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52 If one corrects one’s gross vision, transforming it into the eye of jnana, and if one attentively views [the world] with that eye of truth that is wholly jnana, then the world which was previously seen as the form of the five elements, beginning with space, will be only the Brahman that is wholly consciousness.

 

This idea appears in Ulladu Narpadu, verse 4:

 

Bhagavan: If one’s self is a form, then it follows that the world and the Supreme will have form also. If one’s self is not a form, who is there to see their forms, and how? Is there anything that is seen whose nature is other than that of the eye [that sees]? That eye is in reality the Self, the infinite eye.

 

Bhagavan elaborated on this in an explanation he gave to Lakshman Sarma:

 

If the eye that sees be the eye of flesh, then gross forms are seen; if the eye be assisted by lenses, then even invisible things are seen to have form; if the mind be that eye, then subtle forms are seen; thus the seeing eye and the objects seen are of the same nature; that is, if the eye be itself a form, it sees nothing but forms. But neither the physical eye nor the mind has any power of vision of its own. The real eye is the Self; as he is formless, being the pure and infinite consciousness, the reality, he does not see forms. (Maha Yoga, p. 83.)

 

 

 

 

 

 

 

 

 

 

 

 

 

 

 

 

 

 

 

 

 

53 If one corrects one’s defective vision, transforming it into the form of true jnana, the Supreme, and if one then sees with that jnana vision, the world that appeared as a sea of sorrows will exist as a sea of supreme bliss.

 

Question: In this life beset with limitations can I ever realise the bliss of the Self?

 

Bhagavan: That bliss of the Self is always with you, and you will find it for yourself, if you would seek it earnestly.

 

The cause of your misery is not in the life without; it is in you as the ego. You impose limitations on yourself and then make a vain struggle to transcend them. All unhappiness is due to the ego; with it comes all your trouble. What does it avail you to attribute to the happenings in life the cause of misery which is really within you? What happiness can you get from things extraneous to yourself? When you get it, how long will it last?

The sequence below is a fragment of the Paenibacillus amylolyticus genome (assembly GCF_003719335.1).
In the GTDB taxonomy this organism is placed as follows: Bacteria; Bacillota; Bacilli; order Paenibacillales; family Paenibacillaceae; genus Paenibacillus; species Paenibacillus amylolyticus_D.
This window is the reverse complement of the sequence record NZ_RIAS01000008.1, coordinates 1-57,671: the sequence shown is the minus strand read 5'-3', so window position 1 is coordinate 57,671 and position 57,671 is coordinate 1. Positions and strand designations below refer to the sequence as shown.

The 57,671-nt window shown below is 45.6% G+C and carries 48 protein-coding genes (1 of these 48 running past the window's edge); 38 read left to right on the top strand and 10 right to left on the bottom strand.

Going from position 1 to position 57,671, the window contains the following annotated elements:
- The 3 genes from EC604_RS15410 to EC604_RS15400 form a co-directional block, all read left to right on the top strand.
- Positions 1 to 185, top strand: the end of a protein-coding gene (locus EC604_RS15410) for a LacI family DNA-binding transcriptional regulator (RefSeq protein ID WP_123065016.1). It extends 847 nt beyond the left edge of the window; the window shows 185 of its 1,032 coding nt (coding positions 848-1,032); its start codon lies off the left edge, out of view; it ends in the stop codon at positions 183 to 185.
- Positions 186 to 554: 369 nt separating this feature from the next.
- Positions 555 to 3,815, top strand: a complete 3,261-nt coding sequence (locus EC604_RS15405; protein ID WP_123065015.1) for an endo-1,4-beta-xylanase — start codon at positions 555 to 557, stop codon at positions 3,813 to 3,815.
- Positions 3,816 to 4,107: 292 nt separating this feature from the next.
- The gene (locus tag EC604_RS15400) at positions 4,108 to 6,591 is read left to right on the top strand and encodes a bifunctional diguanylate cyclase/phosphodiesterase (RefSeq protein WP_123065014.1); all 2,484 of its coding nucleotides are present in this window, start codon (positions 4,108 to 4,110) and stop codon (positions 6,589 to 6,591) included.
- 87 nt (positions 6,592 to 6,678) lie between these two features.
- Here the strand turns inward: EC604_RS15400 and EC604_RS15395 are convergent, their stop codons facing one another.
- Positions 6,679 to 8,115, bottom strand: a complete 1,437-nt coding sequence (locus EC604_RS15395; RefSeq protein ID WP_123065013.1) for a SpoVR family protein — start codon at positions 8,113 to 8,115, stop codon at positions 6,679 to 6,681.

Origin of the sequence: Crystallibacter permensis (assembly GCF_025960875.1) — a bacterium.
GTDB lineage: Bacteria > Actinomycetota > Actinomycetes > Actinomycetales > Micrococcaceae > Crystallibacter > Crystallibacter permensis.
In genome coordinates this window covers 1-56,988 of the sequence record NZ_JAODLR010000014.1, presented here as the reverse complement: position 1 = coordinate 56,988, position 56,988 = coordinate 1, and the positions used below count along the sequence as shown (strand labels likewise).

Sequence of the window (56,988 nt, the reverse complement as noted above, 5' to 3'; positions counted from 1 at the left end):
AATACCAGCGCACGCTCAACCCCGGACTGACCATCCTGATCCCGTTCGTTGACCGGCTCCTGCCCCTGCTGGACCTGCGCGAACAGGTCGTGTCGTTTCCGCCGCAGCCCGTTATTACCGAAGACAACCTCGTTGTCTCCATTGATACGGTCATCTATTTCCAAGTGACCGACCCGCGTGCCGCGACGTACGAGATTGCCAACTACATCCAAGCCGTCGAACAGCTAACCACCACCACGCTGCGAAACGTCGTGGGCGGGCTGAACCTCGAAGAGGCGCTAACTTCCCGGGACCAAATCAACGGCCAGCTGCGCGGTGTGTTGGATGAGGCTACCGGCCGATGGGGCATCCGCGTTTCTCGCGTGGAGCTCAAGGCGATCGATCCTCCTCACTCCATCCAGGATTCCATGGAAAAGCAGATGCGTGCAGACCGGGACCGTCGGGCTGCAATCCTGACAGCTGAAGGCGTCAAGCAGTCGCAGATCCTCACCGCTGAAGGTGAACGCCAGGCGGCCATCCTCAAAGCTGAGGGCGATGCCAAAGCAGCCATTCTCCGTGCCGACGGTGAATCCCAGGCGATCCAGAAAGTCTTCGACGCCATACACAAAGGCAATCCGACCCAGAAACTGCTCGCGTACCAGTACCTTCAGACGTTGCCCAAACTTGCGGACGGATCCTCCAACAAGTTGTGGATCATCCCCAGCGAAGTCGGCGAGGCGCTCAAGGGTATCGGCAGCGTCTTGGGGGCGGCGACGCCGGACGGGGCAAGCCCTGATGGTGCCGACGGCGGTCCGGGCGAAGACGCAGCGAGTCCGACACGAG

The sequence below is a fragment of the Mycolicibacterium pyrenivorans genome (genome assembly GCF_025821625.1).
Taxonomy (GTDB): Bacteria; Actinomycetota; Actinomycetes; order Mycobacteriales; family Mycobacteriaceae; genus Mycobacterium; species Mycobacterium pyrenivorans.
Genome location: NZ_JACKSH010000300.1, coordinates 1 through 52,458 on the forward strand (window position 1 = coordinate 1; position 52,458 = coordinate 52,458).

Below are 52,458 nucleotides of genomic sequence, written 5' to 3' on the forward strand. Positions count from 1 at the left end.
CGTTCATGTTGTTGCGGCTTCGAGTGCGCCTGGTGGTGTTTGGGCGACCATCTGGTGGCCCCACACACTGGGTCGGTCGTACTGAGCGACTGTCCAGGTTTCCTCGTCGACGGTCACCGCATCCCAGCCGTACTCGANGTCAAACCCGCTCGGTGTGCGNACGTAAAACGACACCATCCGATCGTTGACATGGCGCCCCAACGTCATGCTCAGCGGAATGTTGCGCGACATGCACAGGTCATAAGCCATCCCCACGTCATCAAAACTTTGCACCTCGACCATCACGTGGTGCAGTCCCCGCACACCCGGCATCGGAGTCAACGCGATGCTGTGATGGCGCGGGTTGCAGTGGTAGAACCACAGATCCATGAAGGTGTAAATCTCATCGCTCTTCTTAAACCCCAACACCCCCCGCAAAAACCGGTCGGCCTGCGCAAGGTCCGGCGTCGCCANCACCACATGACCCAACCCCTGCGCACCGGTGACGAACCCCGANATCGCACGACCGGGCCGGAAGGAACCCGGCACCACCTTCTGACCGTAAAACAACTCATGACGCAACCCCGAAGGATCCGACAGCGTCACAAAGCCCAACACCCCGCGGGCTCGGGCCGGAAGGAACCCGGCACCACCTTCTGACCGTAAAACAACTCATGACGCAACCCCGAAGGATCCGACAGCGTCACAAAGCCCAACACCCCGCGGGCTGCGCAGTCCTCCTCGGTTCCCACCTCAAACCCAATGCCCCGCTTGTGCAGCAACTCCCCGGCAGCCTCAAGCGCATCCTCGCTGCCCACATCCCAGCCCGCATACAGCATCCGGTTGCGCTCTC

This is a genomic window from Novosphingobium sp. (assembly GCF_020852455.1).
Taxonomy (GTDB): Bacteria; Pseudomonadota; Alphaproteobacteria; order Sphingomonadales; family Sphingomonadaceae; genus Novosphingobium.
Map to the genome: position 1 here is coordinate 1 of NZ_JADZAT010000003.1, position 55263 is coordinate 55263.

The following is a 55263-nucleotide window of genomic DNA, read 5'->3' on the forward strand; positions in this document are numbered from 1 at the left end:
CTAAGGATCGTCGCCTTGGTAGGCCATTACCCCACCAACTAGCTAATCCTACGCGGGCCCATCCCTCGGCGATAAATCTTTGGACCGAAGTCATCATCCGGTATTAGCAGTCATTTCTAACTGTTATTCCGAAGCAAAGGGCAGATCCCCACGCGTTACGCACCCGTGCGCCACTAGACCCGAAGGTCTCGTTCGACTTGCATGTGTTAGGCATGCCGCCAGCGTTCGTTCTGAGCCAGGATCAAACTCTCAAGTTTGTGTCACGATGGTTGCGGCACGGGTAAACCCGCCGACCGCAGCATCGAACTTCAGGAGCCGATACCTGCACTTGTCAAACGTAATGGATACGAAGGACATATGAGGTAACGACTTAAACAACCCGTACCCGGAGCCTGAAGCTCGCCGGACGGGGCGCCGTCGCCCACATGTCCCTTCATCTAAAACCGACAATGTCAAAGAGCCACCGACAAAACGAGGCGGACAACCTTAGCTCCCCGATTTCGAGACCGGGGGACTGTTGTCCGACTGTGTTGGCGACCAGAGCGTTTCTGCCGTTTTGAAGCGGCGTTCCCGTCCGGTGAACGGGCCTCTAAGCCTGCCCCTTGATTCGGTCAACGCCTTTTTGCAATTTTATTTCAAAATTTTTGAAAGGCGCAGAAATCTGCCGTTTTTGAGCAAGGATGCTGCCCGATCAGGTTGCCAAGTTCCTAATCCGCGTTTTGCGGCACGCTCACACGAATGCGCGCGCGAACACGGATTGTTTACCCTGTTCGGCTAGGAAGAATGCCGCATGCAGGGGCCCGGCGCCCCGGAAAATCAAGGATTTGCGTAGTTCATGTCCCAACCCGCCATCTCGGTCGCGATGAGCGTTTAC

If you would deny the ego and scorch it by ignoring it, you would be free. If you accept it, it will impose limitations on you and throw you into a vain struggle to transcend them. That was how the thief sought to ‘ruin’ King Janaka.

 

To be the Self that you really are is the only means to realise the bliss that is ever yours. (Maharshi’s Gospel, pp. 47-48.)

 

54 The jnani’s vision matures into being-consciousness-bliss, the eye of truth, because the mischievous movements of the ego-mind have ceased completely. Since the nature of the seen is not different from the nature of the eye that sees, to the true jnani the world too is definitely being-consciousness-bliss.

 

Verses 51, 52 and 53 are, respectively, about the world being sat (being), chit (consciousness) and ananda (bliss). Verse 54 combines the components and expounds on the nature of the world as sat-chit-ananda.

 

55 The world scene that unfolds like a dream is nothing other than the mind, a deluded perspective. Its true nature will appear as it really is only to the true awareness, the distilled being-consciousness that shines, transcending the mind-maya.

 

56 Foolish and deceitful mind, you who every day become greatly deluded upon seeing as different from yourself the dream [of the waking state], which occurs as wholly yourself! If you realise your true nature as it actually is, will this world be different from that reality, being-consciousness-bliss?

 

57 Just as the yolk of the egg of the many-hued green peacock is only one [in colour], the original state of this insubstantial world, which appears to be distorted into teeming multiplicity, is pure and unalloyed happiness. By abiding in the state of the Self, know this truth now, even while that Self, appearing as an effect, takes the form of the world manifesting through the power of maya.

 

Bhagavan made a minor correction to this verse. Muruganar wrote, ‘which shines as teeming multiplicity’. Bhagavan’s correction indicates that it is the Self alone that shines, not the distorted and fragmented unreal world that is projected by the individual self.

 

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The slide show comprises photos of Muruganar, the author of Guru Vachaka Kovai.

Muruganar (left) on the summit of Arunachala with Kunju Swami and Yogi Ramaiah. The smoking Deepam cauldron can be seen in background.

David Godman Books

 

Books by David Godman on Ramana Maharshi, his devotees and his teachings

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